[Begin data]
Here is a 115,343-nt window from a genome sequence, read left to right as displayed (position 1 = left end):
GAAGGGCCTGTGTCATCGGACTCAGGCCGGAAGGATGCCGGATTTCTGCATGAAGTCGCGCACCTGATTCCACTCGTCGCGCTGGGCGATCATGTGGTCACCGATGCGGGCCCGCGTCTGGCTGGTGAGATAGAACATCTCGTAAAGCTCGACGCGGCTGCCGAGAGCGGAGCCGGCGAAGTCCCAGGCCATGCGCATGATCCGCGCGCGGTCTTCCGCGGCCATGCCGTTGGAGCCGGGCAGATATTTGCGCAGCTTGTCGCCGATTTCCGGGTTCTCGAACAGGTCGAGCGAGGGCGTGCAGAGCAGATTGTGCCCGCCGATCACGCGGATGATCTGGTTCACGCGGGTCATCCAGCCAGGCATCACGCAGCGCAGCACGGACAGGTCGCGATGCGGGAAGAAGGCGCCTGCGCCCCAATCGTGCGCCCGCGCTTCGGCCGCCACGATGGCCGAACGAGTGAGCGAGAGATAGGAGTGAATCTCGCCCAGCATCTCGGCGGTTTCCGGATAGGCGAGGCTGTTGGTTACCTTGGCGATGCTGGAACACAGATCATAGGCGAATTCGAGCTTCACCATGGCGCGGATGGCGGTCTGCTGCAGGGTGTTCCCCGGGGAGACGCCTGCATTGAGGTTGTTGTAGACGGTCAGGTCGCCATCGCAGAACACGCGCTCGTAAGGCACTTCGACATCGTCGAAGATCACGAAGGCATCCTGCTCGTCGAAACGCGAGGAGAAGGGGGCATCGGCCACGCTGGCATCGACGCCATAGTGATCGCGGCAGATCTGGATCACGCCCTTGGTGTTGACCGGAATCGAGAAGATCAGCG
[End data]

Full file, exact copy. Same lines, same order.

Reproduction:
Here is a 115,343-nt window from a genome sequence, read left to right as displayed (position 1 = left end):
GAAGGGCCTGTGTCATCGGACTCAGGCCGGAAGGATGCCGGATTTCTGCATGAAGTCGCGCACCTGATTCCACTCGTCGCGCTGGGCGATCATGTGGTCACCGATGCGGGCCCGCGTCTGGCTGGTGAGATAGAACATCTCGTAAAGCTCGACGCGGCTGCCGAGAGCGGAGCCGGCGAAGTCCCAGGCCATGCGCATGATCCGCGCGCGGTCTTCCGCGGCCATGCCGTTGGAGCCGGGCAGATATTTGCGCAGCTTGTCGCCGATTTCCGGGTTCTCGAACAGGTCGAGCGAGGGCGTGCAGAGCAGATTGTGCCCGCCGATCACGCGGATGATCTGGTTCACGCGGGTCATCCAGCCAGGCATCACGCAGCGCAGCACGGACAGGTCGCGATGCGGGAAGAAGGCGCCTGCGCCCCAATCGTGCGCCCGCGCTTCGGCCGCCACGATGGCCGAACGAGTGAGCGAGAGATAGGAGTGAATCTCGCCCAGCATCTCGGCGGTTTCCGGATAGGCGAGGCTGTTGGTTACCTTGGCGATGCTGGAACACAGATCATAGGCGAATTCGAGCTTCACCATGGCGCGGATGGCGGTCTGCTGCAGGGTGTTCCCCGGGGAGACGCCTGCATTGAGGTTGTTGTAGACGGTCAGGTCGCCATCGCAGAACACGCGCTCGTAAGGCACTTCGACATCGTCGAAGATCACGAAGGCATCCTGCTCGTCGAAACGCGAGGAGAAGGGGGCATCGGCCACGCTGGCATCGACGCCATAGTGATCGCGGCAGATCTGGATCACGCCCTTGGTGTTGACCGGAATCGAGAAGATCAGCG